top of page

Introduction, or How did all Begin

Hello, my name is Yevgen and I want to share with you my previous professional background, so you can understand my passion for education and technology, and how I arrived at this point of my life: ready not only learn from others but also to share what I learned while navigating through the nets of distance education. Since you are reading this, you  probably have some questions or are interested in some facet of distance education, or enhancing your knowledge  with the help of different tools and technology or instructional design strategies.

When I was growing up, both of my parents were professors of mathematics/computer science in a traditional university in Ukraine. They fostered my love for education from a very young age, and I was exposed to university life on a regular basis. I completed high school with honors and before I came  to Canada, I graduated with a Masters Degree in Computer Science and a Baccalaureate Degree in Economics from Chernivtsi National University. I also gained some experience in database programming for financial institutions prior to coming to Canada.


There is no need to describe desperation of new immigrants while they search for work and try to adjust to the new life in the new country with the new language. I believe my determination with a grain of luck helped me to land professional job at Athabasca University, Edmonton, AB, in January of 2003. That is when my story of distance education begins.

Distance Education and Technology - Journey to Today

The nature of work and its evolution through the years of my employment at Athabasca University defined and shaped my professional interests.

I started working at the Graduate Center for Applied Psychology (GCAP) in 2003. It was a new program, only a couple of years at that time. It involved collaboration between multiple institutions in Alberta and complex distribution of responsibilities. It was determined that this program would greatly benefit  from a web-based student administration system and that became one of my main responsibilities for many years. The system became quite complex and included administration of the student records, student program planning with prerequisites management, grade book, Learning Management System (LMS) enrollment management, and included multiple web forms with different levels of approval tied to the system, as well as more than 20 reports to make administrators' and advisors' lives easier. To ensure the security, 'Login' was tied to the LMS login that also controlled access to internal pages of GCAP (Drupal) website. Multiple roles controlled access to the information and system's features.  System was written using PHP for MySQL databases, and we named it CASIS: Campus Alberta Student Information System.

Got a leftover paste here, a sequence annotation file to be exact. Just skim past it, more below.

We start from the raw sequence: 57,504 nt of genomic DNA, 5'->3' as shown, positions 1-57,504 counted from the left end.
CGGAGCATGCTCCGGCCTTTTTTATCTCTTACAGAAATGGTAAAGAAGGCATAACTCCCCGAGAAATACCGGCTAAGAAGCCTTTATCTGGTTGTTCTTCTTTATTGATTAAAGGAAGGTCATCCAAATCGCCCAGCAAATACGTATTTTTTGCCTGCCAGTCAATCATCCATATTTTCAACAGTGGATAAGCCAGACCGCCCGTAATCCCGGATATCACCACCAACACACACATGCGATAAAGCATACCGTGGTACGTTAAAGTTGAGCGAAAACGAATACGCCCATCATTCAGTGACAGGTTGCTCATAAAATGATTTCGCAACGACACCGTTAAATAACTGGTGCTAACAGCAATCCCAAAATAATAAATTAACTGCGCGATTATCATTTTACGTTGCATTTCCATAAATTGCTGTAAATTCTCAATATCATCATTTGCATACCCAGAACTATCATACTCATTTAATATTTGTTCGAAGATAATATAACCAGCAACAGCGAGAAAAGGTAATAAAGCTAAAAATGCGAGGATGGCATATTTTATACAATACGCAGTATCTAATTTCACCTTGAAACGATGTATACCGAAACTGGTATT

Any IT professional, including me, might say: "Writing the code is easy". Yes, when you have all requirements and are told what to do. For me, supporting and developing CASIS became more than that. Within a few years multiple enhancements were planned and I had to dive into learning about business analysis to ensure that the system was stable, had room for planned expansions or future possibilities, and satisfy all involved stakeholders. I believe that my analytical and interpersonal skills helped me successfully navigate through design of databases and systems, as well as through communication and negotiations with stakeholders. Three other major components have been added and integrated with CASIS system after that: Final Project Information Management System (FIMS), Practicum Information Management System (PIMS), and Graduate Student Admission System (GSAS). Needless to say I had to learn as much as I could about admission and administration processes, and the need of their automation. It helped me see the bigger picture of the program and later the university.